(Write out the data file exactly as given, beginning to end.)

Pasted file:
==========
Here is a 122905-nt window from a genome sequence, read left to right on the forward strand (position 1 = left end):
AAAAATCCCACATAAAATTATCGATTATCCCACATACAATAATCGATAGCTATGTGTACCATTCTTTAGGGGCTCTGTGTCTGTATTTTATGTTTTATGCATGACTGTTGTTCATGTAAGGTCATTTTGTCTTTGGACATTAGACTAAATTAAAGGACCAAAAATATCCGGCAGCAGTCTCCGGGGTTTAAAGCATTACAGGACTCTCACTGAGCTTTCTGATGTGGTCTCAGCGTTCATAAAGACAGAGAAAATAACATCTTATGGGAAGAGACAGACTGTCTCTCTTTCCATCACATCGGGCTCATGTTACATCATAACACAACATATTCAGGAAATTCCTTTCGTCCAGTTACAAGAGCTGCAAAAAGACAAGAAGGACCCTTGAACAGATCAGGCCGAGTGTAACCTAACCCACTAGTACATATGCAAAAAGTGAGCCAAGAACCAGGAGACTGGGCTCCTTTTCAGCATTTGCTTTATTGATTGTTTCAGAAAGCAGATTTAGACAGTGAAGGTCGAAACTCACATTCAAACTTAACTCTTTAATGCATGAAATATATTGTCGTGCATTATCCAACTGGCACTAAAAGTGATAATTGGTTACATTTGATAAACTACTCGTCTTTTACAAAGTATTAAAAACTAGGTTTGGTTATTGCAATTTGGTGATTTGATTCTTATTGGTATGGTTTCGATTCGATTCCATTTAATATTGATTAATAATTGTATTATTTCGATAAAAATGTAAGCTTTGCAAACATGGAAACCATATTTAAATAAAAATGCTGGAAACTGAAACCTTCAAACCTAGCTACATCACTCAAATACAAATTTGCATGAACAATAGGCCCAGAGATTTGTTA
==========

Here is a 122905-nt window from a genome sequence, read left to right on the forward strand (position 1 = left end):
AAAAATCCCACATAAAATTATCGATTATCCCACATACAATAATCGATAGCTATGTGTACCATTCTTTAGGGGCTCTGTGTCTGTATTTTATGTTTTATGCATGACTGTTGTTCATGTAAGGTCATTTTGTCTTTGGACATTAGACTAAATTAAAGGACCAAAAATATCCGGCAGCAGTCTCCGGGGTTTAAAGCATTACAGGACTCTCACTGAGCTTTCTGATGTGGTCTCAGCGTTCATAAAGACAGAGAAAATAACATCTTATGGGAAGAGACAGACTGTCTCTCTTTCCATCACATCGGGCTCATGTTACATCATAACACAACATATTCAGGAAATTCCTTTCGTCCAGTTACAAGAGCTGCAAAAAGACAAGAAGGACCCTTGAACAGATCAGGCCGAGTGTAACCTAACCCACTAGTACATATGCAAAAAGTGAGCCAAGAACCAGGAGACTGGGCTCCTTTTCAGCATTTGCTTTATTGATTGTTTCAGAAAGCAGATTTAGACAGTGAAGGTCGAAACTCACATTCAAACTTAACTCTTTAATGCATGAAATATATTGTCGTGCATTATCCAACTGGCACTAAAAGTGATAATTGGTTACATTTGATAAACTACTCGTCTTTTACAAAGTATTAAAAACTAGGTTTGGTTATTGCAATTTGGTGATTTGATTCTTATTGGTATGGTTTCGATTCGATTCCATTTAATATTGATTAATAATTGTATTATTTCGATAAAAATGTAAGCTTTGCAAACATGGAAACCATATTTAAATAAAAATGCTGGAAACTGAAACCTTCAAACCTAGCTACATCACTCAAATACAAATTTGCATGAACAATAGGCCCAGAGATTTGTTA